The United Nations has been lecturing everyone not to eat meat for years and is expected to soon release a report calling for reduced meat consumption. Yet in a hypocritical development, meat is prominently featured on the menu at the United Nations’ COP28 climate summit.
Fox News reported, “Among the food options offered for attendees are The Hungry Hub, which offers beef and meat; Philly Jawn by Ghostburger, which offers burgers and Philly cheesesteaks; Swaggers, which offers smoked ribs and smoked wagyu burgers; and Mattar Farm Live Cooking, which serves ‘unbelievable smoked meats’ and ‘melt-in-your-mouth BBQ.'”
Despite offering a bevy of meat options at the United Nations climate summit, the U.N.’s Food & Agriculture Organization is set to publish its first-ever global food systems’ road map during an upcoming COP28 session, which will demand countries like the United States to eat less meat.
The Business Standard reported, “The global food systems’ road map to 1.5C is expected to be published by the United Nations’ Food & Agriculture Organization during the COP28 summit next month. Nations that over-consume meat will be advised to limit their intake, while developing countries — where under-consumption of meat adds to a prevalent nutrition challenge — will need to improve their livestock farming, according to the FAO.”
The FAO told Fox News, “FAO emphasizes the critical need for an innovative plan and a concrete package of solutions to overhaul agrifood systems. The Global Roadmap is positioned as a strategic tool to demonstrate that accelerated climate actions can transform agrifood systems, simultaneously addressing food security and nutrition challenges today and in the future without breaching the 1.5 degrees threshold. In this roadmap, FAO is urging for good food for today and tomorrow.”
On the United Nations website, the organization advises people to ditch meat for a “healthy planet.”
“Eating more vegetables, fruits, whole grains, legumes, nuts, and seeds, and less meat and dairy, can significantly lower your environmental impact,” the U.N. declares. “Producing plant-based foods generally results in fewer greenhouse gas emissions and requires less energy, land, and water. Shifting from a mixed to a vegetarian diet can reduce your carbon footprint by up to 500 kilograms of CO2e per year (or up to 900 kilograms for a vegan diet). “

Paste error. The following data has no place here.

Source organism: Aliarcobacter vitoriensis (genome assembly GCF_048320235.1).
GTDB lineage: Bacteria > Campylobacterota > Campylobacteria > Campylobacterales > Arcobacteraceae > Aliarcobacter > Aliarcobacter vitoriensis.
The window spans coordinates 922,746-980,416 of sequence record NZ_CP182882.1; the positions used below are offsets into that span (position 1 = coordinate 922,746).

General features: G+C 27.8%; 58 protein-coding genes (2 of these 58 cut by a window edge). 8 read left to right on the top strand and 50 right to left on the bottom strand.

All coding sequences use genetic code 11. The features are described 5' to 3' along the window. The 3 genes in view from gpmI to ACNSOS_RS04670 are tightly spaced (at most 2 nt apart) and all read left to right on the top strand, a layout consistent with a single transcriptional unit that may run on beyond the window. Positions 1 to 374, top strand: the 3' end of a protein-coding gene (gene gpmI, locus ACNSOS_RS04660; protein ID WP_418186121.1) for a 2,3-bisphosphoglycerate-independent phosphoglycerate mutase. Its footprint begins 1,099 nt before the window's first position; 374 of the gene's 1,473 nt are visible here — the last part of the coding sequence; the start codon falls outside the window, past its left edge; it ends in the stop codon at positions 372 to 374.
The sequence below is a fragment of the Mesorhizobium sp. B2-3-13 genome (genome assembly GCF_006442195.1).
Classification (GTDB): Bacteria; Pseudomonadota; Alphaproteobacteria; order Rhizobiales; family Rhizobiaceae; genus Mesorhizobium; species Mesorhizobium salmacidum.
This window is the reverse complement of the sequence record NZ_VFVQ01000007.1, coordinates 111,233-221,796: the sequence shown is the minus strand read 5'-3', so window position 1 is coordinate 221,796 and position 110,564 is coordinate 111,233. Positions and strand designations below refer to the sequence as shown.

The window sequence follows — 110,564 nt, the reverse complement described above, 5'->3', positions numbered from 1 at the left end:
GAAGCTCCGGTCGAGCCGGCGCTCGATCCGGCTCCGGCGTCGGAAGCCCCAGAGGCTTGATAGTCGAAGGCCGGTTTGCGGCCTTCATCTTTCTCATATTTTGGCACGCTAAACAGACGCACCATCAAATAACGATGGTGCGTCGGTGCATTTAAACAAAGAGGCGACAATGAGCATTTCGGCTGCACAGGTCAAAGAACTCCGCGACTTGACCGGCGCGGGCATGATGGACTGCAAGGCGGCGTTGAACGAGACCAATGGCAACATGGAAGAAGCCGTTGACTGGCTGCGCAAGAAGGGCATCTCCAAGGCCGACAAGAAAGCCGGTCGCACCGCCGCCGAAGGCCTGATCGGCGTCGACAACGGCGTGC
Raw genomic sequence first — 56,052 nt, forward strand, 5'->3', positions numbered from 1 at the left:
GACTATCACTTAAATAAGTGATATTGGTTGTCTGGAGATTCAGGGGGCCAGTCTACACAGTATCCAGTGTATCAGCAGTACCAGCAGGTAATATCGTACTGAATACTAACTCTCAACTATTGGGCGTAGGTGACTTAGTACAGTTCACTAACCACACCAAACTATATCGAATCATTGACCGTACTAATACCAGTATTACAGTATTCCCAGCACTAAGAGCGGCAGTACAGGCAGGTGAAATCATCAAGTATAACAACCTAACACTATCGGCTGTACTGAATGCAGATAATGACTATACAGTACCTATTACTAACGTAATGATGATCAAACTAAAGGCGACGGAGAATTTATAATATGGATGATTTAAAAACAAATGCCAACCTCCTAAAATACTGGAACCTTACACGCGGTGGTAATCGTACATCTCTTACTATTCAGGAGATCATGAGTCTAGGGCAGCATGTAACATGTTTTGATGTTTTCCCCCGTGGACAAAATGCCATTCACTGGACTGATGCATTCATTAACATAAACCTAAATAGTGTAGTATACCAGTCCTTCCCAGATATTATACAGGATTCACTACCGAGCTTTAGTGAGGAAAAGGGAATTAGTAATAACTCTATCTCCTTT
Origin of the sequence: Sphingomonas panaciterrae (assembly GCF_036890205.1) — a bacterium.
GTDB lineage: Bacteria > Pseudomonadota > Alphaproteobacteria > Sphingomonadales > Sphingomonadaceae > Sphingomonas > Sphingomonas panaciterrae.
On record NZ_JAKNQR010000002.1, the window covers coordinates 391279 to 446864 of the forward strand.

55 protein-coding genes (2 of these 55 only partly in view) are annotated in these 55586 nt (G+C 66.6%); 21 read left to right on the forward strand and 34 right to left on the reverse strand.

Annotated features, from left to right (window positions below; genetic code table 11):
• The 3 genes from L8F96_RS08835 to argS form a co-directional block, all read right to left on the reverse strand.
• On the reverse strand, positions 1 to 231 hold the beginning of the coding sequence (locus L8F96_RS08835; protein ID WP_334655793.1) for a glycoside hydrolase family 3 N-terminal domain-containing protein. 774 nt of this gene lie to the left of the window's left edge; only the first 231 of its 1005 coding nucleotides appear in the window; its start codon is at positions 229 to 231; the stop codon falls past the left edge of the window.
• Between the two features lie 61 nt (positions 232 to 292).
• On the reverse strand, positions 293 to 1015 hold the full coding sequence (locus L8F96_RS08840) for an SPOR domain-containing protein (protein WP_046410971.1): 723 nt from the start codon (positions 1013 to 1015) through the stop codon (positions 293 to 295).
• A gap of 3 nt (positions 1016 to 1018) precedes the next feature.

“Animal-based foods, especially red meat, dairy, and farmed shrimp, are generally associated with the highest greenhouse gas emissions,” the article reads.
“Meat production often requires extensive grasslands, which is often created by cutting down trees, releasing carbon dioxide stored in forests,” the U.N. warns. “Cows and sheep emit methane as they digest grass and plants. The cattle’s waste on pastures and chemical fertilizers used on crops for cattle feed emit nitrous oxide, another powerful greenhouse gas.”
In yet another post, the U.N. calls on “high-income countries” to eat less meat.
“Meat and dairy can be important sources of protein and micronutrients, particularly in lower-income countries where diets lack diversity,” the article states. “But in most high-income countries, shifting to more plant-based foods promotes better health and significantly lowers your environmental impact compared to the average meat-based diet.”
Rep. Mike Flood (R-Neb.) blasted the “global elites” for their “hypocrisy.”
“The hypocrisy of the global elites never ceases to amaze,” Flood began. “They’re the same ones who want working people to swear off flying at all while they get to travel to glitzy conferences on private jets to push a radical green agenda.”
“COP28 putting meat on the menu just proves that we need beef and all kinds of meat to help feed the world,” said Flood – a member of the Congressional Beef Caucus. “And that’s why I’ll keep fighting the U.N. and the global elites who are trying to kill meat production, which would only shatter the world’s food security and end an age-old way of life for millions of farmers and ranchers around the world.”
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